It’s less than three weeks until primary day in New York and somehow, for reasons which elude almost everyone, former actress turned political hopeful Cynthia Nixon is still making headlines for her longshot bid to unseat New York Governor Andrew Cuomo. Despite one poll after another showing the Sex & the City star trailing by anywhere from 50 to 7,290 points (I may have made one of those numbers up, sorry. The other one is real) Nixon is still insisting that an upset is in the offing and she’s going to shock the political world. What’s more, the press is still interested in covering the tale. The New York Post’s Michael Goodwin came out this week with a speculative piece hinting that Nixon just might have one more trick up her sleeve that could put her back in the thick of the race. (Emphasis added)

Nixon fizzles. She’s never hit 30 percent in the polls and the last two have her trailing Cuomo by an average of 33.5 points. So she’s toast, right?

Maybe. Or maybe she’s about to get a shot in the arm that will reshape the race.

I believe there is a good chance The New York Times will endorse Nixon. If so, she would get instant credibility among city and state liberals, many of whom still regard the Gray Lady as a secular bible. That could give Nixon a chance to seize the momentum before the Sept. 13 vote.

Combined with expected low turnout and Cuomo fatigue among many voters, the result could be surprisingly close, or even a stunning upset.

So Goodwin’s opinion is based largely (though not entirely) on the expectation that the New York Times is going to come out and endorse Nixon. That’s not an unreasonable position to take at all, really. They’ve already endorsed Zephyr Teachout (who still has a blood fued with Cuomo) for Attorney General. They’ve also been preaching the abject corruption in Albany and covering the Governor’s many associates who are now residing in new quarters featuring bars for doors. Further, the Times just this week ran this piece questioning whether there might be an uncounted pool of voters ready to show up for her. Here’s just a taste of it.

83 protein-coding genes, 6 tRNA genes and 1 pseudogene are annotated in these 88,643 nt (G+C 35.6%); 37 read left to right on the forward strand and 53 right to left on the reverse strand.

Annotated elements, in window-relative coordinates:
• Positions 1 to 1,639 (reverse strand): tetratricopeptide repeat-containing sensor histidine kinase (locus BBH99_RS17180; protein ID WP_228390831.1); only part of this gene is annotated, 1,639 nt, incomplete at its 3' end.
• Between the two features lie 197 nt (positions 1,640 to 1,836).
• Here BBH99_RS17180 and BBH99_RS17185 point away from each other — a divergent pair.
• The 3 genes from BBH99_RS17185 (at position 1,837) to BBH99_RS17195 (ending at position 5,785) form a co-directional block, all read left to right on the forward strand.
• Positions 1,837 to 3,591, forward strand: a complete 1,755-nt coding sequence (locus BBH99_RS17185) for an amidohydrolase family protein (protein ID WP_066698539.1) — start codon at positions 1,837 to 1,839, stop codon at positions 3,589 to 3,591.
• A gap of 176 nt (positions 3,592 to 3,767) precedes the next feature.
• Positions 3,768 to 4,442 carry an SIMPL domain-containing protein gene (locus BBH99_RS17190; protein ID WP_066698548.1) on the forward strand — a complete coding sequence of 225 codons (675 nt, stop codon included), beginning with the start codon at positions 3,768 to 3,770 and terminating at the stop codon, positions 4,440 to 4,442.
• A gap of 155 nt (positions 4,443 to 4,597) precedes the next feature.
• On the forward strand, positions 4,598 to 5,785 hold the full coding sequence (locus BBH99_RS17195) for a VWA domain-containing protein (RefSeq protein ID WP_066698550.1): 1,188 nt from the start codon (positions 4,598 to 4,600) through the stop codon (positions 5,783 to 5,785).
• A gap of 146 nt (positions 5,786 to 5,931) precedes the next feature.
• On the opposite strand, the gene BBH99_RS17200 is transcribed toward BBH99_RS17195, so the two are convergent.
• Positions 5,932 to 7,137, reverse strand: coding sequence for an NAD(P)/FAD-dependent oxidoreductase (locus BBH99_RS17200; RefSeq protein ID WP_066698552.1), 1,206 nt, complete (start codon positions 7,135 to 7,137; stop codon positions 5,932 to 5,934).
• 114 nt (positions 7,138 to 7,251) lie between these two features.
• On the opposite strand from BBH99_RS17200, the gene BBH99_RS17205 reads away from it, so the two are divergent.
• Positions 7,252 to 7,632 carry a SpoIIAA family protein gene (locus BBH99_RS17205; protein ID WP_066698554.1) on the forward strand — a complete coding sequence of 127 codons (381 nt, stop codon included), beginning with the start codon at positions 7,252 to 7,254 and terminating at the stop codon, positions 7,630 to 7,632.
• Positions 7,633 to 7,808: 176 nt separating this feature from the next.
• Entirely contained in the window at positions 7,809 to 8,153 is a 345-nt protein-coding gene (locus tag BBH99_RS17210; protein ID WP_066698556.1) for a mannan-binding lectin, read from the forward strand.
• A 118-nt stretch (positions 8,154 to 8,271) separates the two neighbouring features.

“Polls are not capturing who the new electorate is,” Ms. Nixon said. “We have a younger, more progressive, more diverse electorate. Those are the people that are going to turn out for me.”

To reach that electorate, Ms. Nixon has spoken at places like the Bowery Hotel fund-raiser, which the campaign billed as an event for “young creatives.” She courted support at a South Asian street fair in Jackson Heights, Queens, even though Asians rank near the bottom of ethnic groups in terms of voter turnout. She joined a round-table discussion with the Muslim Democratic Club of New York City, which accused Mr. Cuomo of never visiting a mosque as governor. She met with disability rights advocates, one of whom, Colleen Flanagan, the director of Disability Action for America, said their community had typically seen “zero inclusion, and actually exclusion from political campaigns.”

We used to laugh and make jokes about how the polls are skewed when a significantly underwater candidate claimed there was a “hidden vote” out there waiting to carry them to victory. And then Trump happened. But let’s keep in mind that Donald Trump was only down by single digits in the swing states he shocked the world by carrying. Nixon is down by at least 30 across the entire state and as much as 50 with key demographics in the Big Apple.

Goodwin’s glimmer of hope for her begins with a Times endorsement. I’d argue that the power of newspaper endorsements has eroded in the 21st century to the point of being a non-factor, including the vaunted New York Times. The rest of Nixon’s alleged potential is based on all of those factors the New York Times article cites combined with the possibility of “expected low turnout.” The turnout would have to be staggeringly low… as in at least half of Democrats (all of whom were Cuomo supporters) failing to show up. And even then it would be close. But hey… what do I know? I’m not writing this during the Hillary Clinton presidency, so maybe fairy tales can still come true.